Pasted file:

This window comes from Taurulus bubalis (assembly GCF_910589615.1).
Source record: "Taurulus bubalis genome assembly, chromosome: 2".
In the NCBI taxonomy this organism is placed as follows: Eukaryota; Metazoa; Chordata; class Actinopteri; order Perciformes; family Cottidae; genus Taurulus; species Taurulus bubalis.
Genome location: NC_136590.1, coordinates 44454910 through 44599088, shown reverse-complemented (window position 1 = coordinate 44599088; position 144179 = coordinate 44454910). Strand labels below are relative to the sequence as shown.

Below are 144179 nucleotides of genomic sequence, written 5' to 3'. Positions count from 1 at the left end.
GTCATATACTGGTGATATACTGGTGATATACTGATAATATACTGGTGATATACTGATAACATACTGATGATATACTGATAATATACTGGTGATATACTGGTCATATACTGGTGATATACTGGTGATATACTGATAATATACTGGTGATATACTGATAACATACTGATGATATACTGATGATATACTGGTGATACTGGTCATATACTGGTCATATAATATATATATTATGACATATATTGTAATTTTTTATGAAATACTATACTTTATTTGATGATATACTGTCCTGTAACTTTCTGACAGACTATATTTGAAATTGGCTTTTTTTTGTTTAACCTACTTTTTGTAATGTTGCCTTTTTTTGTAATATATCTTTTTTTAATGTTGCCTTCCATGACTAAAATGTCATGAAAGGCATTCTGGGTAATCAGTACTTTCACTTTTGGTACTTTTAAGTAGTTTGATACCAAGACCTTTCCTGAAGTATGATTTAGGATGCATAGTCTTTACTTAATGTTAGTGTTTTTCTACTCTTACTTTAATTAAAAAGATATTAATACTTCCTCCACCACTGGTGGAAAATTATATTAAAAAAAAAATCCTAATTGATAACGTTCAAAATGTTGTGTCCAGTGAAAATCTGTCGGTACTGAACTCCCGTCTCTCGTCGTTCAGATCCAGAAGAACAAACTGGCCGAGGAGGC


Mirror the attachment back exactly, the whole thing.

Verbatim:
This window comes from Taurulus bubalis (assembly GCF_910589615.1).
Source record: "Taurulus bubalis genome assembly, chromosome: 2".
In the NCBI taxonomy this organism is placed as follows: Eukaryota; Metazoa; Chordata; class Actinopteri; order Perciformes; family Cottidae; genus Taurulus; species Taurulus bubalis.
Genome location: NC_136590.1, coordinates 44454910 through 44599088, shown reverse-complemented (window position 1 = coordinate 44599088; position 144179 = coordinate 44454910). Strand labels below are relative to the sequence as shown.

Below are 144179 nucleotides of genomic sequence, written 5' to 3'. Positions count from 1 at the left end.
GTCATATACTGGTGATATACTGGTGATATACTGATAATATACTGGTGATATACTGATAACATACTGATGATATACTGATAATATACTGGTGATATACTGGTCATATACTGGTGATATACTGGTGATATACTGATAATATACTGGTGATATACTGATAACATACTGATGATATACTGATGATATACTGGTGATACTGGTCATATACTGGTCATATAATATATATATTATGACATATATTGTAATTTTTTATGAAATACTATACTTTATTTGATGATATACTGTCCTGTAACTTTCTGACAGACTATATTTGAAATTGGCTTTTTTTTGTTTAACCTACTTTTTGTAATGTTGCCTTTTTTTGTAATATATCTTTTTTTAATGTTGCCTTCCATGACTAAAATGTCATGAAAGGCATTCTGGGTAATCAGTACTTTCACTTTTGGTACTTTTAAGTAGTTTGATACCAAGACCTTTCCTGAAGTATGATTTAGGATGCATAGTCTTTACTTAATGTTAGTGTTTTTCTACTCTTACTTTAATTAAAAAGATATTAATACTTCCTCCACCACTGGTGGAAAATTATATTAAAAAAAAAATCCTAATTGATAACGTTCAAAATGTTGTGTCCAGTGAAAATCTGTCGGTACTGAACTCCCGTCTCTCGTCGTTCAGATCCAGAAGAACAAACTGGCCGAGGAGGC